The nighttime blast on the oil tanker Sansinena in Los Angeles Harbor in 1976 split the 810-foot vessel in two and rocked the coastline, shattering windows as far away as Costa Mesa, 21 miles down the coast. Six crewmen died and more than 50 people were injured. Two crewmen and a dock security guard were never found and presumed dead.
The next morning's Los Angeles Times article by staff writer Richard West reported:
The explosion was so tremendous that it broke the 70,000 ton Sansinena in half, shoving the fore and aft sections 150 feet apart, and heaved the entire superstructure of the vessel up on the dock in San Pedro.
The blast at 7:40 p.m. was felt as far away as Dana Point, 45 miles to the south. It broke windows in Costa Mesa, 21 miles away and rattled dwellings in Glendale and the Hollywood Hills.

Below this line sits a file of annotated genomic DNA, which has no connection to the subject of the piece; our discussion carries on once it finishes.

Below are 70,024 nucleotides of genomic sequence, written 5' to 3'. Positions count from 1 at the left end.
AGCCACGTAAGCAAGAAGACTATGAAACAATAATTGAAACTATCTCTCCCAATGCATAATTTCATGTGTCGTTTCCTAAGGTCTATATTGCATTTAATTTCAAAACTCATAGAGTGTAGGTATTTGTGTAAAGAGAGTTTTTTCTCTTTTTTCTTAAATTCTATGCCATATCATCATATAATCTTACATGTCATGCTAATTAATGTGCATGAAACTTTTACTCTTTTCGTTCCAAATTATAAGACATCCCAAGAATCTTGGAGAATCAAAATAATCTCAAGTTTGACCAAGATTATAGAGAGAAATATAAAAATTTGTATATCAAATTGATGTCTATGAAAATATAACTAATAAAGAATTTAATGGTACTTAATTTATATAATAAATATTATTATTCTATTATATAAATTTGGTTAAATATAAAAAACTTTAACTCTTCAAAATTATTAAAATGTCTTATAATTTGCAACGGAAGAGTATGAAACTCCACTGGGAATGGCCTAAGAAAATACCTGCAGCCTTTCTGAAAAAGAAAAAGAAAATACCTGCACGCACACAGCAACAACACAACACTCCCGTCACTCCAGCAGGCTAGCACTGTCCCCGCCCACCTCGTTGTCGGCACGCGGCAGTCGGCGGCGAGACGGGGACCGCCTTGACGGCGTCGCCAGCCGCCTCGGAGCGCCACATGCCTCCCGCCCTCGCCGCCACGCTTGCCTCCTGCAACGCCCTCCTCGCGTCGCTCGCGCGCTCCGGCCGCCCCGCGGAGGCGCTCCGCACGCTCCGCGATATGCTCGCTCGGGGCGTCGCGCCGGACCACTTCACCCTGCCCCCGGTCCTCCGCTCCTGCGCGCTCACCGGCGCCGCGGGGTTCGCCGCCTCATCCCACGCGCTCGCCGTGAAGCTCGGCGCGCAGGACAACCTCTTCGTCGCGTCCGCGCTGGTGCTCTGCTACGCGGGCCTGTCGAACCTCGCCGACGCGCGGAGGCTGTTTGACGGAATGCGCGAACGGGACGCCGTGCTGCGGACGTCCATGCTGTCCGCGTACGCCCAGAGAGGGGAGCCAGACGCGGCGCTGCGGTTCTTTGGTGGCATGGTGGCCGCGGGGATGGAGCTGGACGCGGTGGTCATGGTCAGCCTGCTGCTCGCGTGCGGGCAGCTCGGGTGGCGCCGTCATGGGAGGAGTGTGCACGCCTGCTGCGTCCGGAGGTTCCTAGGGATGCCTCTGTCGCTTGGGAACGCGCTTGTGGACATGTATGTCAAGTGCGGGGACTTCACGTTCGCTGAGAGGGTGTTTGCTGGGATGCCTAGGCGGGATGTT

Days later, Coast Guard divers reported an 18-inch-deep layer of heavy oil on the harbor bottom.
Los Angeles Times staff photographer Jack Gaunt's smoking-ruins image of the Sansinena was Page 1 lead art the next morning.
Staff photographer Robert Lachman remembers feeling the blast while eating dinner in The Times' 10th-floor cafeteria in downtown Los Angeles. After rushing to the scene, he took the photo below using a slow exposure with a tripod-mounted Nikon F.
This article was originally published on Dec. 17, 2010.